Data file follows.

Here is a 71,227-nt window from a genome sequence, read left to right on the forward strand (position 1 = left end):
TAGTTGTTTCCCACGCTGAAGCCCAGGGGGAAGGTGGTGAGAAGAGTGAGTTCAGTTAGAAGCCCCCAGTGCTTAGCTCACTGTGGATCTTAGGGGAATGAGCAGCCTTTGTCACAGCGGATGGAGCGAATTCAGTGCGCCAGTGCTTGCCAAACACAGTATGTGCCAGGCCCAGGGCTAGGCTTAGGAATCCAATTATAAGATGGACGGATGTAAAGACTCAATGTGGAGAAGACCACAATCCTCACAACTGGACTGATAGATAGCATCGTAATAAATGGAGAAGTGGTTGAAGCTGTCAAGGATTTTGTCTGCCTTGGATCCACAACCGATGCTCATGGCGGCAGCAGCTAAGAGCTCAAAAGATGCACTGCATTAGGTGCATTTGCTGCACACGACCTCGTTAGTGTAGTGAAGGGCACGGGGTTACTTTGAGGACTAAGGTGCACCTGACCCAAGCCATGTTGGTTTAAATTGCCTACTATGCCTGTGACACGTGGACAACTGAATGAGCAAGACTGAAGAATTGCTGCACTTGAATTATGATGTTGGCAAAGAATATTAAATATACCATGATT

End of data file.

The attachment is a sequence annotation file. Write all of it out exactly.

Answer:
Here is a 71,227-nt window from a genome sequence, read left to right on the forward strand (position 1 = left end):
TAGTTGTTTCCCACGCTGAAGCCCAGGGGGAAGGTGGTGAGAAGAGTGAGTTCAGTTAGAAGCCCCCAGTGCTTAGCTCACTGTGGATCTTAGGGGAATGAGCAGCCTTTGTCACAGCGGATGGAGCGAATTCAGTGCGCCAGTGCTTGCCAAACACAGTATGTGCCAGGCCCAGGGCTAGGCTTAGGAATCCAATTATAAGATGGACGGATGTAAAGACTCAATGTGGAGAAGACCACAATCCTCACAACTGGACTGATAGATAGCATCGTAATAAATGGAGAAGTGGTTGAAGCTGTCAAGGATTTTGTCTGCCTTGGATCCACAACCGATGCTCATGGCGGCAGCAGCTAAGAGCTCAAAAGATGCACTGCATTAGGTGCATTTGCTGCACACGACCTCGTTAGTGTAGTGAAGGGCACGGGGTTACTTTGAGGACTAAGGTGCACCTGACCCAAGCCATGTTGGTTTAAATTGCCTACTATGCCTGTGACACGTGGACAACTGAATGAGCAAGACTGAAGAATTGCTGCACTTGAATTATGATGTTGGCAAAGAATATTAAATATACCATGATT